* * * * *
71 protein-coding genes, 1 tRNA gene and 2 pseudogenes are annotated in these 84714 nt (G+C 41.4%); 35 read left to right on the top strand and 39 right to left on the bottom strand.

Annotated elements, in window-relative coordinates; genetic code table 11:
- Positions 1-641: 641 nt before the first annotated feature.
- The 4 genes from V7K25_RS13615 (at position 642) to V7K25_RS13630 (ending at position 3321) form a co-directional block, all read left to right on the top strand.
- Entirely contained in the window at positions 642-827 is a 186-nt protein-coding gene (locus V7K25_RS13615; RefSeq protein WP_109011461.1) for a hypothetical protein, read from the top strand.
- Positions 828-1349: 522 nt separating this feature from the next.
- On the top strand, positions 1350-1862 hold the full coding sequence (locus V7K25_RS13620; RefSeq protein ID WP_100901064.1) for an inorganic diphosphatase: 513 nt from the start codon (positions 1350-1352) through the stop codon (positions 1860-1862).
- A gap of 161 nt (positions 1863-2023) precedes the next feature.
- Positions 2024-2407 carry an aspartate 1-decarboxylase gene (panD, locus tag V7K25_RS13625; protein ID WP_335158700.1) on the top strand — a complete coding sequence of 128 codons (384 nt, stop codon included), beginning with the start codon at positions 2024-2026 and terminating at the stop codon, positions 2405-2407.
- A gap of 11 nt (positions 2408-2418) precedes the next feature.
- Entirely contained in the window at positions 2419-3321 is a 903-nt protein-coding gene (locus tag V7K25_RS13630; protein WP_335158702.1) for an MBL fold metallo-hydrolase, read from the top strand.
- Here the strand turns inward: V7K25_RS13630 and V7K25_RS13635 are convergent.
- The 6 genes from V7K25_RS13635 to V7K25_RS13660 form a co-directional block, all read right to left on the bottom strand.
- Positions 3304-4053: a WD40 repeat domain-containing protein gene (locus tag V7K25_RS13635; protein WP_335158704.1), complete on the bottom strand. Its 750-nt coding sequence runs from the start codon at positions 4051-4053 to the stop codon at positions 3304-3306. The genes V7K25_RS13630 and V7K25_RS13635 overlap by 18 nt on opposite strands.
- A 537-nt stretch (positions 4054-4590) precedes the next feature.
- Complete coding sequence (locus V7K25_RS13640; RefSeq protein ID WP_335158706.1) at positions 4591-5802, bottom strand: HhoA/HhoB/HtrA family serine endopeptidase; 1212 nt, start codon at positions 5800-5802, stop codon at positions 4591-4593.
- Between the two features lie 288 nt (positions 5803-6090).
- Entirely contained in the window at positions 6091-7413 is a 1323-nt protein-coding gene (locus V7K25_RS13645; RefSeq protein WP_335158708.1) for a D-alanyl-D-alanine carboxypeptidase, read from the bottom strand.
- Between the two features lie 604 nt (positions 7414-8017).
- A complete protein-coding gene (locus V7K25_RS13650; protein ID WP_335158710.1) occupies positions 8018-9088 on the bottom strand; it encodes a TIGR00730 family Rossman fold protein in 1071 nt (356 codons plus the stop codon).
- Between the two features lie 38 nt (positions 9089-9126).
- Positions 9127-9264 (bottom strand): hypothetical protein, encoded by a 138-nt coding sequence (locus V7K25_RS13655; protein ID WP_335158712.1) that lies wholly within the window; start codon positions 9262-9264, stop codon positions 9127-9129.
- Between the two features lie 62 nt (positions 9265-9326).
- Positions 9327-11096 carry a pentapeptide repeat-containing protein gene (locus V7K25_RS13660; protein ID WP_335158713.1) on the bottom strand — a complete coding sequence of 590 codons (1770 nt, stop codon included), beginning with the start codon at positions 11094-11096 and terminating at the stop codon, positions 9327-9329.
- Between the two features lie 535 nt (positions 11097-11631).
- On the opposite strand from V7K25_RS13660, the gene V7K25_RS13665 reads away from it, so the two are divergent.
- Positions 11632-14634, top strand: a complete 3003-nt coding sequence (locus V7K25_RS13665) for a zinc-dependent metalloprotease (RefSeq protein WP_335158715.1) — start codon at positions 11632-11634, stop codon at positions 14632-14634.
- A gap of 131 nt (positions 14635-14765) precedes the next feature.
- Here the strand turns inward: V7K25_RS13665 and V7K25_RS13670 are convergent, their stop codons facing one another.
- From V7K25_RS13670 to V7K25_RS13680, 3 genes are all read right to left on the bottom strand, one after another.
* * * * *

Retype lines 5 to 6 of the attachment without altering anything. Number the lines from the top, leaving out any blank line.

- Entirely contained in the window at positions 642-827 is a 186-nt protein-coding gene (locus V7K25_RS13615; RefSeq protein WP_109011461.1) for a hypothetical protein, read from the top strand.
- Positions 828-1349: 522 nt separating this feature from the next.